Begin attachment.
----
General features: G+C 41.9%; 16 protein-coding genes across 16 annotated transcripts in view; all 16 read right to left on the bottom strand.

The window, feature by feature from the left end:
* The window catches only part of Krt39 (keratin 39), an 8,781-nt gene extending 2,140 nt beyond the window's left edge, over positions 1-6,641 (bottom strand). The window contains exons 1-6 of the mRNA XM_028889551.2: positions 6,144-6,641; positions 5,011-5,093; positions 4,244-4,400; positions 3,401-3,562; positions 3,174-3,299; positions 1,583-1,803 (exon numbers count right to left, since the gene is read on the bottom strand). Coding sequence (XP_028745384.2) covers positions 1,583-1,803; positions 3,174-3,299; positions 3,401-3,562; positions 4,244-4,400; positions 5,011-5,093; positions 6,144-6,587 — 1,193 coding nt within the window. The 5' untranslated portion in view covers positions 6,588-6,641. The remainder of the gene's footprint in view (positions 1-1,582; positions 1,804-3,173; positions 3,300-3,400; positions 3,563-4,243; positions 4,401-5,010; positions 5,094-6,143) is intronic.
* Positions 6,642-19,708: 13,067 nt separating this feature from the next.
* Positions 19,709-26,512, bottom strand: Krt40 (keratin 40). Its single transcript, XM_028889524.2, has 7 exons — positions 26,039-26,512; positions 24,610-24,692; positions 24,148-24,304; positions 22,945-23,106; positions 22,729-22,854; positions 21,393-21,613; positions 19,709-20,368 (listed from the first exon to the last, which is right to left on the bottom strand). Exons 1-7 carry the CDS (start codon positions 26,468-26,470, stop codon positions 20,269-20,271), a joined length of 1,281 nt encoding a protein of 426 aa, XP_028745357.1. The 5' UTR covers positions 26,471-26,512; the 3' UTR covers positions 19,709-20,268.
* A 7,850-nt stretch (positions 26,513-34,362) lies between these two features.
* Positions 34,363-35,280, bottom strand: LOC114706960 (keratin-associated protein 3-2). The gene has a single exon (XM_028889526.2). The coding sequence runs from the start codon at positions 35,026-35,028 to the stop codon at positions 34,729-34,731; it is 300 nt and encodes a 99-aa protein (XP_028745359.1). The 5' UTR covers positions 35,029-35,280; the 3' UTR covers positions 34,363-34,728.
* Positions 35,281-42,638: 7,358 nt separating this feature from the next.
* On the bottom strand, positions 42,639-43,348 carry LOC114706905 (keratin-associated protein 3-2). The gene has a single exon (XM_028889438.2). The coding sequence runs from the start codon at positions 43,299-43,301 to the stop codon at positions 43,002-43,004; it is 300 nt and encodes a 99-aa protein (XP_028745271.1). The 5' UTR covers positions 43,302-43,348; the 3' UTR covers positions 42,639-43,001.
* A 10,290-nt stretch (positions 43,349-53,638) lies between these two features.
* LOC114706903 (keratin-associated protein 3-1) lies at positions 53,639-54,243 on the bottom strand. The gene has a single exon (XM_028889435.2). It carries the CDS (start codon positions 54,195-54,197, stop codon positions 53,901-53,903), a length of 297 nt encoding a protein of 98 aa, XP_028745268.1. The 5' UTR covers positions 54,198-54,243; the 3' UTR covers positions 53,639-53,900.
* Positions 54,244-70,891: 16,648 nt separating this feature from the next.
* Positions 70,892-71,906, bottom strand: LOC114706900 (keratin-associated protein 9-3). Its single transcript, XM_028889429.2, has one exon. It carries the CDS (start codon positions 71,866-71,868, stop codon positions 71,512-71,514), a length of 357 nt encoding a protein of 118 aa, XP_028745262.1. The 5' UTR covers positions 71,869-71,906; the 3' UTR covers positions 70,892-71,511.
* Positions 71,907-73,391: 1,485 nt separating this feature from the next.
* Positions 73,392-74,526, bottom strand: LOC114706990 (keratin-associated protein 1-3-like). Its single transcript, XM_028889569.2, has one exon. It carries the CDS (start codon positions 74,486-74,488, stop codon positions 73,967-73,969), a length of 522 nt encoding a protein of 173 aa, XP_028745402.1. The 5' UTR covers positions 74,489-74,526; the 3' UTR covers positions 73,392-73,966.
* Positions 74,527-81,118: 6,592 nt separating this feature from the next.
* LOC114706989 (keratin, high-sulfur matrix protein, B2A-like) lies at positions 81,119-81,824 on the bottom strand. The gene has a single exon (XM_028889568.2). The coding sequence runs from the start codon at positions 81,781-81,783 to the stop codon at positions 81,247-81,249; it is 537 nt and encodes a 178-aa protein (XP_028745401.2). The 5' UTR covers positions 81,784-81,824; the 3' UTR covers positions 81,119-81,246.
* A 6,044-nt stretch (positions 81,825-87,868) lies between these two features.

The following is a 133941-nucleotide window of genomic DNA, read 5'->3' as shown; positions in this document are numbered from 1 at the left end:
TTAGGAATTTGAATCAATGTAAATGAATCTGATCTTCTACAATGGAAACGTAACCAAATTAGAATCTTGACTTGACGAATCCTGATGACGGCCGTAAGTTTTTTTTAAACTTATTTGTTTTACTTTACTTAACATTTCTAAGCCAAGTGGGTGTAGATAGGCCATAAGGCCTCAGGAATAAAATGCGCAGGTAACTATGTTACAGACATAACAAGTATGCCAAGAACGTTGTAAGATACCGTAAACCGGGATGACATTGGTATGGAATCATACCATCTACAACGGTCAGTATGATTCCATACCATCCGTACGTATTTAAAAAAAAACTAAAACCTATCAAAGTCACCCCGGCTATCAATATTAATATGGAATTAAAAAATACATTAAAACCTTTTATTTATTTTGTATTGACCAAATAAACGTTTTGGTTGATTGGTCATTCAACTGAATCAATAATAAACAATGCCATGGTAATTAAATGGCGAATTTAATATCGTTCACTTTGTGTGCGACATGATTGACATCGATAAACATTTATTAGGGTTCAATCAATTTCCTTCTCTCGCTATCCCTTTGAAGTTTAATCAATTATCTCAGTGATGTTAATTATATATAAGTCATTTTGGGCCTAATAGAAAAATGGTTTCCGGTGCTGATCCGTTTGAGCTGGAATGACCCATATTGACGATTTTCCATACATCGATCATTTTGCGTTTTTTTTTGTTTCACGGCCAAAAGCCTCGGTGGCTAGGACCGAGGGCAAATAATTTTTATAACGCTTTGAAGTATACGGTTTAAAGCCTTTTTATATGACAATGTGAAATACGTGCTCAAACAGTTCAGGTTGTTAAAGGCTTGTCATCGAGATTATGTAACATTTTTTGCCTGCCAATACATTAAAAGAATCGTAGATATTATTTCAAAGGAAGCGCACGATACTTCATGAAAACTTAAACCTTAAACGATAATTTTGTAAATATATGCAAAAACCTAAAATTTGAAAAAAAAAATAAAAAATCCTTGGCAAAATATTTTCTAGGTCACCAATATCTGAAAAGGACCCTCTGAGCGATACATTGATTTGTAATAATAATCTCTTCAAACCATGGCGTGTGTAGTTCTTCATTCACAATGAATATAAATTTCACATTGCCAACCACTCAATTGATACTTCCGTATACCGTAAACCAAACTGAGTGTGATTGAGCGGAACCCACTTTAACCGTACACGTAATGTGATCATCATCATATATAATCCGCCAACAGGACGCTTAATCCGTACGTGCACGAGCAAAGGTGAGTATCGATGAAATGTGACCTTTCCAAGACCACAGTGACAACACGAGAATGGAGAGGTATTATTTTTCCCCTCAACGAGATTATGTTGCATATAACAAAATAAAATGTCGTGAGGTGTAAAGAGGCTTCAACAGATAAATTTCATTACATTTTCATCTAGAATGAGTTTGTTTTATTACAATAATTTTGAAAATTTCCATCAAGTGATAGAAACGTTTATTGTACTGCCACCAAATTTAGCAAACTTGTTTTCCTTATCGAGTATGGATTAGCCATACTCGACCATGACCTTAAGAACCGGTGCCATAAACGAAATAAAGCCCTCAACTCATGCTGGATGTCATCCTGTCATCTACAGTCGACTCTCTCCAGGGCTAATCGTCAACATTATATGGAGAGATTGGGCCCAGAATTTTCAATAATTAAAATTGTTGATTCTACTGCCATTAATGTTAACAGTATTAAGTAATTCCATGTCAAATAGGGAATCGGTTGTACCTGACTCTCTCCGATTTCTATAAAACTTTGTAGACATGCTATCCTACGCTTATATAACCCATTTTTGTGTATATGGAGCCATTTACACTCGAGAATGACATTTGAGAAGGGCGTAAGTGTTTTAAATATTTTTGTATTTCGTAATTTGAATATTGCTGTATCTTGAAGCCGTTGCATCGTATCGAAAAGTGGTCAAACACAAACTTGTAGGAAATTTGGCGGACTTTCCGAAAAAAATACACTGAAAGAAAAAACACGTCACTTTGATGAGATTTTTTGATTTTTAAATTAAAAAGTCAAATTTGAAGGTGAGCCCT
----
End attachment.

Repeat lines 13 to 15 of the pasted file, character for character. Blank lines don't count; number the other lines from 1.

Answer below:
* Positions 70,892-71,906, bottom strand: LOC114706900 (keratin-associated protein 9-3). Its single transcript, XM_028889429.2, has one exon. It carries the CDS (start codon positions 71,866-71,868, stop codon positions 71,512-71,514), a length of 357 nt encoding a protein of 118 aa, XP_028745262.1. The 5' UTR covers positions 71,869-71,906; the 3' UTR covers positions 70,892-71,511.
* Positions 71,907-73,391: 1,485 nt separating this feature from the next.
* Positions 73,392-74,526, bottom strand: LOC114706990 (keratin-associated protein 1-3-like). Its single transcript, XM_028889569.2, has one exon. It carries the CDS (start codon positions 74,486-74,488, stop codon positions 73,967-73,969), a length of 522 nt encoding a protein of 173 aa, XP_028745402.1. The 5' UTR covers positions 74,489-74,526; the 3' UTR covers positions 73,392-73,966.